The term ‘normalization’ became part of the political lexicon of the Arabic-speaking countries of the Middle East and North Africa (MENA) after Egypt concluded the historic peace deal with Israel in 1979, ending decades of military conflict and ushering in a new era of faltering peace-making between Israel and its Arab neighbours. Nearly two decades later, Jordan and the Palestinians followed suit.
Yet the term normalization (tatbee in Arabic) has become almost synonymous with betrayal or treason because of widespread opposition to the peace treaties in Egypt and Jordan.
There are two main reasons for this. First, the peace agreements were concluded by the political leaders and had little or no popular support. Secondly, continued Israeli occupation of Palestinian and Syrian territories undermined support for peace with Israel. This was further exacerbated by subsequent Israeli wars in Lebanon and the Gaza Strip. All these events have strengthened the anti-normalization front in Arab politics. Hardliners who remain fundamentally opposed to the existence of Israel are not hard to find in Egypt, Jordan and beyond. In other words, hostility to normalizing ties with Israel in the Middle East has many takers but at the same time is diminishing, primarily among Saudi and other Gulf leaders, as a perceived common threat, Iran, has materialized.
For those against peace with Israel, fighting normalization has become something of a rearguard action, an attempt to achieve by other means what they could not achieve with war. Groups opposed to normalization continue to guard the blanket boycott of Israel that has been in place since the country’s creation. For example, they refuse to have any dealings with Israelis directly or indirectly. They refuse to attend events that host Israelis or be associated in any way with any conferences/festivals organized by Israel.
Those who break that boycott, so-called normalizers, do so at a great risk to their reputation. The late Egyptian playwright Ali Salem was ostracized by the cultural and artistic elite for visiting Israel and for expressing support for normalizing ties with that country.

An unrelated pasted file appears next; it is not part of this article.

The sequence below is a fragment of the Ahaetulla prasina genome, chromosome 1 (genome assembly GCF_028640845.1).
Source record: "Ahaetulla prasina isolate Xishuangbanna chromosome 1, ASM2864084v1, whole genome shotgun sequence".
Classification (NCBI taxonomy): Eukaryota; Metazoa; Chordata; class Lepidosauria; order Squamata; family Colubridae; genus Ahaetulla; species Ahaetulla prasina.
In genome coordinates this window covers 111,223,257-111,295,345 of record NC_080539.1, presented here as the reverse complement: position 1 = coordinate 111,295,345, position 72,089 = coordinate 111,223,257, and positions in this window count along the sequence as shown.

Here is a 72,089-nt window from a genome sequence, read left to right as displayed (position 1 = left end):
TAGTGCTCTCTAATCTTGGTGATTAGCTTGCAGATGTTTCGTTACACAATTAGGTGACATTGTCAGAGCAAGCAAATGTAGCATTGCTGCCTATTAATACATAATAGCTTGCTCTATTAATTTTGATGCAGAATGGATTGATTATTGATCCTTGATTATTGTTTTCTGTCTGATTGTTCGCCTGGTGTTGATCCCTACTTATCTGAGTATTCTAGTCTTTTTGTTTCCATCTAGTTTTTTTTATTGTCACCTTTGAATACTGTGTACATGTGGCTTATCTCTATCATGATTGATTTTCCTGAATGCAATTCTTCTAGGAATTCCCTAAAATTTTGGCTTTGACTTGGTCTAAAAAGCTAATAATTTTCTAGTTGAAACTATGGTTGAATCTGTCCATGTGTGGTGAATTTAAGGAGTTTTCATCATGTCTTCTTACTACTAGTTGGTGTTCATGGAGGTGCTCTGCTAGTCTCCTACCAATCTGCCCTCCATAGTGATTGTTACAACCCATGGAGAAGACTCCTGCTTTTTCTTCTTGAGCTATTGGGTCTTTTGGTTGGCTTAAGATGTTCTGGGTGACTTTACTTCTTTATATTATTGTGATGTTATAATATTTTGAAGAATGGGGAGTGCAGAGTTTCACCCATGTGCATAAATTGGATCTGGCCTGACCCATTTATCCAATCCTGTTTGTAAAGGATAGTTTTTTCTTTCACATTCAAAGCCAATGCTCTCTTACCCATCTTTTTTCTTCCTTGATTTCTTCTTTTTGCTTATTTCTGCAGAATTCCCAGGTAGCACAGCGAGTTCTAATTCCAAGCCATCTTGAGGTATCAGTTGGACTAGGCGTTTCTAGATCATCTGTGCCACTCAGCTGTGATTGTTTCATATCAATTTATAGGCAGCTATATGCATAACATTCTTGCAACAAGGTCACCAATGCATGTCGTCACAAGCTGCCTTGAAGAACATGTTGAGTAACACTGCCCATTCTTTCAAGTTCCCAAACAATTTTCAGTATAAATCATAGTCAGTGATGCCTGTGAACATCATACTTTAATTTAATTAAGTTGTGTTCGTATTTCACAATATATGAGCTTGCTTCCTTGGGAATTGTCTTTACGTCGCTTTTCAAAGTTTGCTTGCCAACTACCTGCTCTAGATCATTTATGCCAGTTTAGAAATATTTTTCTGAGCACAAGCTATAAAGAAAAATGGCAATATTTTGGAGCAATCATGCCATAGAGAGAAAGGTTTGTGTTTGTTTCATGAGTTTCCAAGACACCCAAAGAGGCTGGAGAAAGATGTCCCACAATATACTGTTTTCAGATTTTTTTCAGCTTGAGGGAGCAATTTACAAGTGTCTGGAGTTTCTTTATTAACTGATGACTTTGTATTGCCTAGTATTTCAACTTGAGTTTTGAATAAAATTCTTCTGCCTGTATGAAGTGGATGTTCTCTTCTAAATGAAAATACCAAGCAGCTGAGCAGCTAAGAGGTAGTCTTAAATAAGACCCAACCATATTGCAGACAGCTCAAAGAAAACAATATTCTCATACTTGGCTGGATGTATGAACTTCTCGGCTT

Most recently, an award-winning Lebanese film, The Insult, was banned from a Palestinian festival not because of any controversial content but because the director, Ziad Doueiri, was deemed to have crossed a red line: he had shot a previous film, The Attack, in Israel, which is regarded as a form of normalization.
Since Egypt and Jordan signed peace agreements with Israel, anti-normalization committees have sprung up, replacing the now almost forgotten Arab League committee set up decades ago to enforce a blanket boycott of Israel. It monitors compliance with the boycott of any company or corporation that does business with Israel or has pro-Israeli owners. In reality, those who break the boycott suffer only the ignominy of naming and shaming, with little or no material consequences. (
In countries where being anti-Israel has been the defining feature of politics (in fact the benchmark of patriotism) for decades, being called a normalizer has become one of the worst political slurs one can use to tarnish the reputation of a public figure.
Reports that the Saudis have met Israeli officials in secret have surfaced every now and then in the media for years. Yet never so persistently as in the past year or so, since the two countries have been brought closer by their common fear of Iran’s regional ambition. So much so that Arab media outlets hostile to Saudi Arabia have reported that the crown prince himself, Mohammed bin Salman, had visited Israel in secret – something the Saudis categorically deny.
Although almost all observers speak of a convergence of interests between Israel and Saudi Arabia regarding Iran, Arab officials never publicly acknowledge that. They even continue to trade ‘normalizer’ accusations with each other whenever convenient. In the current dispute between Qatar and its Gulf neighbours, for example, it is quite common to hear media from either side of the political divide accusing the other side, either directly or indirectly, of being a normalizer.
As Tehran seeks to extend its influence in the Middle East by promoting and supporting non-state actors, such as Lebanon’s Shiite Hezbollah movement, the Palestinian militant groups Hamas and Islamic Jihad or the Yemeni Houthi rebels, the convergence between the Gulf security concerns and those of Israel are becoming more evident. The stakes were raised on 4 November 2017, when Houthi rebels fired an Iranian-made ballistic missile toward the international airport in the Saudi capital Riyadh. The Saudis intercepted the missile and no damage was reported. However, the political fallout has continued to reverberate across the region.
Foremost among the consequences is a growing sense that the Saudis, along with the United Arab Emirates and Bahrain, are now pursuing de facto normalization with Israel by means of closer security and political coordination to contain the growing Iranian threat. But while the Arabs have remained tight-lipped on the matter, the Israelis have been speaking about it publicly.
Some have even suggested that the Saudis have been prodding Israel to wage war in order to eliminate one of the most effective Iranian proxy militias, namely the Lebanese Hezbollah.
If Israel were to succeed, it could significantly weaken the Iranians’ stranglehold on the region and may even undermine Tehran’s influence in war-torn Syria. And if normalizing ties with Israel is the price for achieving that, it is a price worth paying, as far as the Gulf Arabs are concerned.